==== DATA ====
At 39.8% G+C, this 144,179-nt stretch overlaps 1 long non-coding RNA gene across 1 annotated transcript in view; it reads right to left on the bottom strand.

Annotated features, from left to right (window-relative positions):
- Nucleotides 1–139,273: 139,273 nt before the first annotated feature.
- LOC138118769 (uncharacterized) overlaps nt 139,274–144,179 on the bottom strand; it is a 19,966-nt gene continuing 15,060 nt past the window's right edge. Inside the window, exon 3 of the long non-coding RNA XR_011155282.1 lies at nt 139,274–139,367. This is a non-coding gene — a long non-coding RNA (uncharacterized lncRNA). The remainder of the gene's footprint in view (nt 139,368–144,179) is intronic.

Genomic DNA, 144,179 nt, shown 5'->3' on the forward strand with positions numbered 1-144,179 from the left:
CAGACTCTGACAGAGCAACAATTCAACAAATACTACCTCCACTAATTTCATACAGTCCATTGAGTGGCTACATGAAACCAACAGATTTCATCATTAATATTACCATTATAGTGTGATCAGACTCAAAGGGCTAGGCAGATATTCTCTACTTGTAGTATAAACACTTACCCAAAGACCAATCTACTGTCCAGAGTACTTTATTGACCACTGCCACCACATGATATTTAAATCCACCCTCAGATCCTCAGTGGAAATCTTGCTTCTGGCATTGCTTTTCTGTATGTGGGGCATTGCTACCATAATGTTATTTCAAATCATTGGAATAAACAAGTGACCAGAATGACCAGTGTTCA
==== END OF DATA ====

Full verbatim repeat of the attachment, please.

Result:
At 39.8% G+C, this 144,179-nt stretch overlaps 1 long non-coding RNA gene across 1 annotated transcript in view; it reads right to left on the bottom strand.

Annotated features, from left to right (window-relative positions):
- Nucleotides 1–139,273: 139,273 nt before the first annotated feature.
- LOC138118769 (uncharacterized) overlaps nt 139,274–144,179 on the bottom strand; it is a 19,966-nt gene continuing 15,060 nt past the window's right edge. Inside the window, exon 3 of the long non-coding RNA XR_011155282.1 lies at nt 139,274–139,367. This is a non-coding gene — a long non-coding RNA (uncharacterized lncRNA). The remainder of the gene's footprint in view (nt 139,368–144,179) is intronic.

Genomic DNA, 144,179 nt, shown 5'->3' on the forward strand with positions numbered 1-144,179 from the left:
CAGACTCTGACAGAGCAACAATTCAACAAATACTACCTCCACTAATTTCATACAGTCCATTGAGTGGCTACATGAAACCAACAGATTTCATCATTAATATTACCATTATAGTGTGATCAGACTCAAAGGGCTAGGCAGATATTCTCTACTTGTAGTATAAACACTTACCCAAAGACCAATCTACTGTCCAGAGTACTTTATTGACCACTGCCACCACATGATATTTAAATCCACCCTCAGATCCTCAGTGGAAATCTTGCTTCTGGCATTGCTTTTCTGTATGTGGGGCATTGCTACCATAATGTTATTTCAAATCATTGGAATAAACAAGTGACCAGAATGACCAGTGTTCA